Meerlo, Maasduinen, Blerick – Day 6 afternoon
Meerlo is a small village about ten miles north of Venlo. This is where Peter Venhorst, son of Jan Venhorst, innkeeper and apparent bon vivant in Venlo, was appointed burgemeester – mayor – of the district, which included Meerlo, Tienray, Blitterswijk, and Swolgen. He continued serving under the Dutch administration after the defeat of Napoleon, until 1831, and died soon after. Louisa Venhorst, Otto de Gruyter’s mother, grew up there, and married Ferdinand Jan de Gruyter there in 1829.
It was still drizzling when we got there, and the church was not open. We walked around it, and through the graveyard, although I didn’t expect to see any family graves, since in most of Europe land is limited and old gravestones are removed and the space reused.
Sint Johannes de Doper is St. John the Baptist. Something I noticed in the graveyard is that the married couples (marked with an infinity sign ∞ on the stones) had different names. I hadn’t realized it was still the custom, as it was formerly, making genealogy research much easier, since the christening records give both parents’ full names.
This is the fox in the town car park next to the village hall and across from the church. The sign says “Carnival is a special part of folk culture in Limburg, and during Carnival, many villages, towns and its inhabitants have an alternative name. In the past, the villages in the vicinity of Meerlo have been strongly interconnected using a swear word for the residents of the other villages, but today this is no longer boasting, but felt like an honor. The Carnival name for the people in Meerlo is “De Vöskes” (foxes).”
Since we always like to get into the countryside, we went across the Maas to the Nationaal Park De Maasduinen. The Maasduinen – the dunes of the Maas (Meuse) are a long stretch of sand dunes formed by the wind during the last ice age, along the east side of the Maas. The area has heathland, lakes, and forest. We walked along a sluice, across a bridge, along some dunes through the woods, and had hot chocolate in a cafe and visitors center with a lovely water view, built on the dam, and with a sod roof – seen here in the distant from the footbridge.
There were many tree-stump sculptures along the path through the woods, including this dragonfly.
Our last stop of the day was somewhere special, to me, at least. In my research before the trip, I had found these beautiful old maps of Blerick, a farming community across the river from Venlo. In the upper left corner of this one, made about 1650, is a farm labelled Baesdonck.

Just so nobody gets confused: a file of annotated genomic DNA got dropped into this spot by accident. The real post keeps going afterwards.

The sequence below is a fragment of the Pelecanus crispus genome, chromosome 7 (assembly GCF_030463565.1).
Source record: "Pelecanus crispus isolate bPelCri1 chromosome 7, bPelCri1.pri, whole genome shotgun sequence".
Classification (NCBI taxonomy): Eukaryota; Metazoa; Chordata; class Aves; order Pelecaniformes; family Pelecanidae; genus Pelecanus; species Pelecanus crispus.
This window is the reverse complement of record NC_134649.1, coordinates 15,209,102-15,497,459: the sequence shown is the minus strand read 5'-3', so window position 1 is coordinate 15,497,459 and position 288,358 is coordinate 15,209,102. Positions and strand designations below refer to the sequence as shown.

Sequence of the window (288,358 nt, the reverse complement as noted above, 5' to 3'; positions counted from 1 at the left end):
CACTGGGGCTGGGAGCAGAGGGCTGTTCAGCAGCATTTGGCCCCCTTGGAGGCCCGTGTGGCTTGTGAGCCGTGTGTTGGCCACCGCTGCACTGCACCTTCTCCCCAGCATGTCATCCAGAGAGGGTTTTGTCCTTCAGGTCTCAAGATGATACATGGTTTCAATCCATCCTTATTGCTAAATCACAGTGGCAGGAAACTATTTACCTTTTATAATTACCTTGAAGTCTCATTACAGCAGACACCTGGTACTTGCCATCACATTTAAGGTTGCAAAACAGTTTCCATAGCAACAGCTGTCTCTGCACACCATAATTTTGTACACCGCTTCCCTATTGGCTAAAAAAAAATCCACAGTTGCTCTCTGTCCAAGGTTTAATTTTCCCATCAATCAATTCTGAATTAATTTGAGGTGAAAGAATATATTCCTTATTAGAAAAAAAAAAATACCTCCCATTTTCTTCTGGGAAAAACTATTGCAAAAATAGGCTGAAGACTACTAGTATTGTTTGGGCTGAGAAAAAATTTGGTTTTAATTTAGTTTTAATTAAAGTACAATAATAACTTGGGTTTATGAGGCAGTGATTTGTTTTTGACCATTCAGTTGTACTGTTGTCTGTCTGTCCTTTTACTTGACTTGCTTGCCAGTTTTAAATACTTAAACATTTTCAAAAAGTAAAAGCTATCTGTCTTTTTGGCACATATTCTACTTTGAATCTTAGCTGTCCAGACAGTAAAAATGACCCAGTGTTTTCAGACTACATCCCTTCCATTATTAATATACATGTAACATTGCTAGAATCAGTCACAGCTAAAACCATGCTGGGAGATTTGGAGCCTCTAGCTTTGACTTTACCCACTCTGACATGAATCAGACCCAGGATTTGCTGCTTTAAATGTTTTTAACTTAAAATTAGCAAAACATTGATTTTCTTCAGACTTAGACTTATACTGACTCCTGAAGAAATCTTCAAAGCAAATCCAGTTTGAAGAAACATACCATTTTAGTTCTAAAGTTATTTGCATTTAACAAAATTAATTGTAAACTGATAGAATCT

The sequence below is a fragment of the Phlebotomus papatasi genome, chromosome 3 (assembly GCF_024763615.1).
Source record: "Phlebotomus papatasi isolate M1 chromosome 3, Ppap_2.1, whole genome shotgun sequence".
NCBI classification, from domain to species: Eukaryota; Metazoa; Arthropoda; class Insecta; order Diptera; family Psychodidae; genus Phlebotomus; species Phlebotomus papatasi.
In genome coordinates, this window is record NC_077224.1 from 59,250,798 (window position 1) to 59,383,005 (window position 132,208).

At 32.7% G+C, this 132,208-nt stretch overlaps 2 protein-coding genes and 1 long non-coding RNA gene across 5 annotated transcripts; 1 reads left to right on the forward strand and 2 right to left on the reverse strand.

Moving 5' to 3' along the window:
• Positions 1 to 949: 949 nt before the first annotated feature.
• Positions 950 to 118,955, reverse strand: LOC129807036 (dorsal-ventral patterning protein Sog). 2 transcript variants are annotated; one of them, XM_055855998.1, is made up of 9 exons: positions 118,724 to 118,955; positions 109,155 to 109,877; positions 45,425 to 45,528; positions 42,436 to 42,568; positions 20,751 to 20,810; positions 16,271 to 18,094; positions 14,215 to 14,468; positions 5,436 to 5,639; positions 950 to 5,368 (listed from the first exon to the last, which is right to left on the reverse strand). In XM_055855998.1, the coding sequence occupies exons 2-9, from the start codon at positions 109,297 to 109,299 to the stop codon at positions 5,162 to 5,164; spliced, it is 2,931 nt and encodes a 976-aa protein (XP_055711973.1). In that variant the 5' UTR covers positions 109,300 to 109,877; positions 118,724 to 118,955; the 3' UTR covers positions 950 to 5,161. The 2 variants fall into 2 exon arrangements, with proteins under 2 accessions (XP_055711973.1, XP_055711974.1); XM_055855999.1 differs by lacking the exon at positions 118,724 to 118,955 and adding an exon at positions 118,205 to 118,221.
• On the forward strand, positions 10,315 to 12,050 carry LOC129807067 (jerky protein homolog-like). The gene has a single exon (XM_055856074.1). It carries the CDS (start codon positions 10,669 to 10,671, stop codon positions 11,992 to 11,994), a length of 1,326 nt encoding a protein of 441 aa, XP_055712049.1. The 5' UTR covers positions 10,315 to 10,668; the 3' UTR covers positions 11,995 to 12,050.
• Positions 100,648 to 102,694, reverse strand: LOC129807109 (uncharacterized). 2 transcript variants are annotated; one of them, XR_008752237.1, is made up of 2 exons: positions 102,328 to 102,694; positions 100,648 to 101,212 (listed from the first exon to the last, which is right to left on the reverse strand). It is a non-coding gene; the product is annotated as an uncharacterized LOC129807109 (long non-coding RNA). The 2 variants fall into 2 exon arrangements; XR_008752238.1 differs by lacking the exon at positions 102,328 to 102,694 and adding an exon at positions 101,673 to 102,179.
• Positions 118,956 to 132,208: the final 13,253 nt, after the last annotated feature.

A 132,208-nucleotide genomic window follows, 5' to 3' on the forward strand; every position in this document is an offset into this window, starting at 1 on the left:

Jan Venhorst the innkeeper’s wife was Helena Schoncken. Her father Christian’s family, and her mother Maria deLeuuw’s, had been in Venlo since the available records started. But her mother’s mother, Helena Caniels, was the daughter of Ida Verheijen, daughter of Hendrick Verbaesdonck, later known as Verheijen, born 1629, son of Matthias Verbaesdonck, whose grandfather Wilhelmus, born about 1550, is one of the farthest ancestor I can document in any of my lines, and the oldest I can tie to a specific plot of land. Christening and marriage records still exist.
Verbaesdonck is a farm name, and Matthias later moved to a farm called Ter Heyden (Verheijen) and became known by that name. The farm is one of the few farms still in the area, and is at the intersection of two elevated expressways. The medieval house is still there, but with a modern exterior.
We walked down the lane, now a dead end. It was dusk, and not much to see but the pasture, vegetable fields, and modern greenhouses. But it was good to stand on land I knew my ancestors worked 500 and more years ago.
We went back to dinner in Venlo at a restaurant, Grand Café Bonaparte, whose logo
had captivated Judy that morning. Robert and I had been wanting Indonesian, and had satay, with Venloosch Alt, billed as the Netherlands first Altbier (although altbier originated in Dusseldorf, which is less than 30 miles away).
Something I learned when we visited the Netherlands briefly in our long Europe trip with our children is that saying “deGruyter” the American way is incomprehensible to the Dutch. Here is the Dutch pronunciation:
I still didn’t get it right, I think. I had a conversation with the waitress about why we were in Venlo, and we eventually were writing the name on a napkin – she thought I was saying de Ruijter, a completely different name.
The Wilhelmina in the sunset, and the sunset itself, were lovely.